It’s been well established robots are taking over our jobs. Is it really worth letting them do our email marketing, too? I mean, where does it end? Can we afford to yield yet another task to AI monsters? Nah, just playin’. Manual management of email marketing workflows can be a total nightmare, an endless time-suck from which you may never escape. This type of work is exactly how we should be using automation, threat of future cylon attack be damned.
The field of marketing automation is growing at an astonishing rate, but many worry that it’s just another marketing expense. Marketing automation can be an extremely helpful tool to streamline marketing efforts and make sense of a convoluted buyer’s journey. However, if you’re not using it right, it could end up costing you valuable time and money with minimal benefits.
Here are a few things to consider before you invest in marketing automation:
Do you have enough leads to justify the cost?
With marketing automation, it’s easier to follow up on leads and drive more sales through your website – but it’s important to ensure you have enough leads in the first place. After all, there are costs associated with setting up this kind of software, and onboarding users across your organisation can be costly and time-consuming. If you do have enough leads, make sure you have a lead management process. Likewise, if you don’t have a solid content marketing strategy in place, you won’t have anything to use as part of the nurture campaigns that create conversations and drive the buyer’s journey.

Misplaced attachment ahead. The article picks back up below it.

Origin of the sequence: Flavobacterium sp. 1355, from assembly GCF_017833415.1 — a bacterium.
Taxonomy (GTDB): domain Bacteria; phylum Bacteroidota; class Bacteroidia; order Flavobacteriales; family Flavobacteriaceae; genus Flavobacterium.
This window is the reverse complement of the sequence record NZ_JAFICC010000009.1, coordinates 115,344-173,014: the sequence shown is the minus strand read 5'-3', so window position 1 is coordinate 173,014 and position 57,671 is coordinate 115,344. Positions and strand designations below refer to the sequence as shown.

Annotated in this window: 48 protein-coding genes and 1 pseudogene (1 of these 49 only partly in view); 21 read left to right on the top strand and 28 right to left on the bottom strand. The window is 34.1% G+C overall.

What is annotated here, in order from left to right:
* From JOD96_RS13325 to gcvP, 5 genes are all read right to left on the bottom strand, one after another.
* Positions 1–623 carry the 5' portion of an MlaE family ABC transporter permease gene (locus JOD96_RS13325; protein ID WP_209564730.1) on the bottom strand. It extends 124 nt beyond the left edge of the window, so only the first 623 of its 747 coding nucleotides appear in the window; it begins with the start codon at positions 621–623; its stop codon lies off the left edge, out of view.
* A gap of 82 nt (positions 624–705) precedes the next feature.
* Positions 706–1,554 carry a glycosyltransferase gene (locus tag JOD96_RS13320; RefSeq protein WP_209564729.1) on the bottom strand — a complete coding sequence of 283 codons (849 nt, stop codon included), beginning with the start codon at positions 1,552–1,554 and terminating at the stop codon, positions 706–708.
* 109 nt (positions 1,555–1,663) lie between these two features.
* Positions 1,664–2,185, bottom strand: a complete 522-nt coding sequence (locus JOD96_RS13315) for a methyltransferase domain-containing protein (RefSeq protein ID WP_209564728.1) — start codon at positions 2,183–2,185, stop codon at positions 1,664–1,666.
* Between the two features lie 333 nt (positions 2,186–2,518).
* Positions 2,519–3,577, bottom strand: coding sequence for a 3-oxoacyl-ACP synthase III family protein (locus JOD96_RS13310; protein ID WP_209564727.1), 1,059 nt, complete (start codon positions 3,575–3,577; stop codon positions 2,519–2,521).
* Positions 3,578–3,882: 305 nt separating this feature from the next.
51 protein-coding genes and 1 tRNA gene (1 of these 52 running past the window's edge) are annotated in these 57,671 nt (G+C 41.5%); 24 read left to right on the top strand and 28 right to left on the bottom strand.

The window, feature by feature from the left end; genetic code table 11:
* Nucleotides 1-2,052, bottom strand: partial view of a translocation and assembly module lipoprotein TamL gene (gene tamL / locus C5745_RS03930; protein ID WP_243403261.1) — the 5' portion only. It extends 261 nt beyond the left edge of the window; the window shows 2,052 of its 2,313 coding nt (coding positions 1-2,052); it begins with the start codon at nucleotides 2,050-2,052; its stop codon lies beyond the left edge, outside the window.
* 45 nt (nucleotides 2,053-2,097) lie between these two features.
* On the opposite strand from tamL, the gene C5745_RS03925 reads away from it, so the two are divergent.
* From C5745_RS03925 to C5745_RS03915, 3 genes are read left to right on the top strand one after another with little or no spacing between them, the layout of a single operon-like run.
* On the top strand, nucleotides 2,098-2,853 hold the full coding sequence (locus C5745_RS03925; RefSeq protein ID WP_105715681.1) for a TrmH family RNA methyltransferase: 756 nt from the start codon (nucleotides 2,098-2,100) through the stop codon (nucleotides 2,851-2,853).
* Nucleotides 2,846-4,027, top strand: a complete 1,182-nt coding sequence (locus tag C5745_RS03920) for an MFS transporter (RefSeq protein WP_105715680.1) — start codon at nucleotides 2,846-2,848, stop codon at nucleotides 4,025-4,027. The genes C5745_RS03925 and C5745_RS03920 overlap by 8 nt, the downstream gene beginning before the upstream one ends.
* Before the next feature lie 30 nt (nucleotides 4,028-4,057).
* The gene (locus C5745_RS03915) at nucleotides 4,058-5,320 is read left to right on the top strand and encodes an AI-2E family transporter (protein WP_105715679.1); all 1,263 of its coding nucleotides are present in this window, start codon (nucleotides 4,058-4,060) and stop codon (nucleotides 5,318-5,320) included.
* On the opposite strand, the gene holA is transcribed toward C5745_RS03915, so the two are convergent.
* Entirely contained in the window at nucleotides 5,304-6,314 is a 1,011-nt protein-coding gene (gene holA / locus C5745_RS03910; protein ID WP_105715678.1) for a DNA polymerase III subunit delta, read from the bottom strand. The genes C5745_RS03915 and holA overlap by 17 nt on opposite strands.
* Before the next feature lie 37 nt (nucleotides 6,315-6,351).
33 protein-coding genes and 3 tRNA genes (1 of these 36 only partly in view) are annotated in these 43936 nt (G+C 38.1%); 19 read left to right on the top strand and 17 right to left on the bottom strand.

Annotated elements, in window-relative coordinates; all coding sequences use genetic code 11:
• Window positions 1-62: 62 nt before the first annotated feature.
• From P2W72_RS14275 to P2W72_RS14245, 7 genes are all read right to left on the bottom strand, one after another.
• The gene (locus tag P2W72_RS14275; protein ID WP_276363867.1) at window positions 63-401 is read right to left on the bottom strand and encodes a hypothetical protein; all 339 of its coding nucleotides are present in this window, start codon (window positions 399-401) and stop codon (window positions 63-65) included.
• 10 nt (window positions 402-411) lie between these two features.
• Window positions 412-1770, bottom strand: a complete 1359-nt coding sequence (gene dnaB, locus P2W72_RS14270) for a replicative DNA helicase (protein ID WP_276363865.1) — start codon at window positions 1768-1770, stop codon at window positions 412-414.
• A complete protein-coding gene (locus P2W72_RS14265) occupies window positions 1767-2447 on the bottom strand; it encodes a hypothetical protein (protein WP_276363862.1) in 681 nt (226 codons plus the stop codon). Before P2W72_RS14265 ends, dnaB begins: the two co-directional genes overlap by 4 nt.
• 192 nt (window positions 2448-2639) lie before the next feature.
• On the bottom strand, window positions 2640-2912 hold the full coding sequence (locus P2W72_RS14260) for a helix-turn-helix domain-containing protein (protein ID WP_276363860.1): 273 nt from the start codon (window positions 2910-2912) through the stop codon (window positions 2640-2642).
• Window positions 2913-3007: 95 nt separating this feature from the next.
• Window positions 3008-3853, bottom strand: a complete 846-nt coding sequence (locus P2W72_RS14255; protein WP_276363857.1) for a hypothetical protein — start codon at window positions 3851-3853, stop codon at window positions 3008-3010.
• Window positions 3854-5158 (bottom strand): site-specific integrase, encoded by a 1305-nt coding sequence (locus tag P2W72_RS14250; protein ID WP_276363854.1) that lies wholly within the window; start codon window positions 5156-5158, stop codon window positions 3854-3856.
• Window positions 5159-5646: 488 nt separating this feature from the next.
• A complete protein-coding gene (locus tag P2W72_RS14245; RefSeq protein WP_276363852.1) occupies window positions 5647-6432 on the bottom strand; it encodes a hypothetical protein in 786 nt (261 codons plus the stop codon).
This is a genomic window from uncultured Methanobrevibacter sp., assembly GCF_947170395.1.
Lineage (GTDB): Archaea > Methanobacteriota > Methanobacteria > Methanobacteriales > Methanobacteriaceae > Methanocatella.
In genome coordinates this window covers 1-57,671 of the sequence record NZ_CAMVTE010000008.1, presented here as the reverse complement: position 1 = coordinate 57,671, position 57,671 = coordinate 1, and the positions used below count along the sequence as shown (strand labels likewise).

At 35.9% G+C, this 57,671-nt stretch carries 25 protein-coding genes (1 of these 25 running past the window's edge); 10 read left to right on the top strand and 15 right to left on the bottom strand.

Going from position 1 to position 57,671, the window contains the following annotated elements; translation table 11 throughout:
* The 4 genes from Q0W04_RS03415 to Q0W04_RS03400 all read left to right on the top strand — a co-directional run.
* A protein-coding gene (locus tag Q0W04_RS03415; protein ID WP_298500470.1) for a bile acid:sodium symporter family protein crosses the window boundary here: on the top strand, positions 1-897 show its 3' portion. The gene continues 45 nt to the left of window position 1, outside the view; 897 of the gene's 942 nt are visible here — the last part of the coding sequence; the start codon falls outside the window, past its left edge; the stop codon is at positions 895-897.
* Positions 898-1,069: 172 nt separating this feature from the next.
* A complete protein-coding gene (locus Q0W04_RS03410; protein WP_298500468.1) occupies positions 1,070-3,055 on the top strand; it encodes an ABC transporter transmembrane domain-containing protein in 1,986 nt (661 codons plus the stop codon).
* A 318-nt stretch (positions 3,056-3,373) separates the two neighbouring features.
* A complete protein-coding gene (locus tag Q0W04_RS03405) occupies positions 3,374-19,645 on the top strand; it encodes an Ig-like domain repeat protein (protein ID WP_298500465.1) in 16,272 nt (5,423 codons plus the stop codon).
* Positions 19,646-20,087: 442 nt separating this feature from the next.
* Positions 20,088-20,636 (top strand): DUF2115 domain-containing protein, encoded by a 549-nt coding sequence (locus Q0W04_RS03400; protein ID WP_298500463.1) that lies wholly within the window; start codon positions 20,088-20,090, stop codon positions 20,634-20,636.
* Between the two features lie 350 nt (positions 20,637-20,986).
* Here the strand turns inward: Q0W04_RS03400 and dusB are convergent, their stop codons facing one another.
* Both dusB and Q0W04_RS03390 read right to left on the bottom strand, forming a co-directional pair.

Are your workflows complicated enough to warrant automation?
If you’re a small company with simple processes, it might not be worth your while to invest in marketing automation. Marketing automation is a software platform that streamlines, automates and measures marketing tasks and workflows. If you’re dealing with workflows like email marketing, landing page creation, cross-channel marketing campaigns, lead generation and measuring ROI – automation software will make your life significantly easier. Workflows with enough complexity and enough opportunity for human error should be automated, as long as it’s important enough and repeated frequently. If you’re sending basic, batch emails to different list segments, you probably don’t need full-scale marketing automation.
Do you have time to set it up correctly and keep it running smoothly?
Unlike a cylon, marketing automation is not a ‘set it and forget it’ (until it rises up and wages war against you, that is) tool – it requires maintenance. You’ll receive daily reports on how many leads you’ve acquired, how workflows are progressing, and the state of running campaigns. If you don’t use this information to adjust workflows, your database will suffer. You’ll end up with inactive leads and improper nurturing. While you don’t have to be a software engineer to master the platform, it does require training and daily use to yield the best results. Is your team ready for this responsibility? Before you invest, make sure you have a team, or a person, who’s responsible for the technology and the relationship with sales. A lack of a clear plan will prevent even the best marketing automation software from working effectively.
Marketing automation can streamline complex processes and enhance the effectiveness of campaigns. To avoid becoming an ineffective marketing machine, consider what does and does not work before deciding if marketing automation is worth the time and effort.
According to Marketo, ‘best-in-class marketers that use a marketing automation platform contribute more to the sales pipeline, with 57% of sales-accepted leads converted to the sales-qualified pipeline, and the company as a whole sees 14% overall growth in marketing revenue.’
See what kind of success other businesses have achieved with marketing automation in our 7 powerful inbound marketing charts.Digital Marketing, email marketing, inbound marketing, marketing automation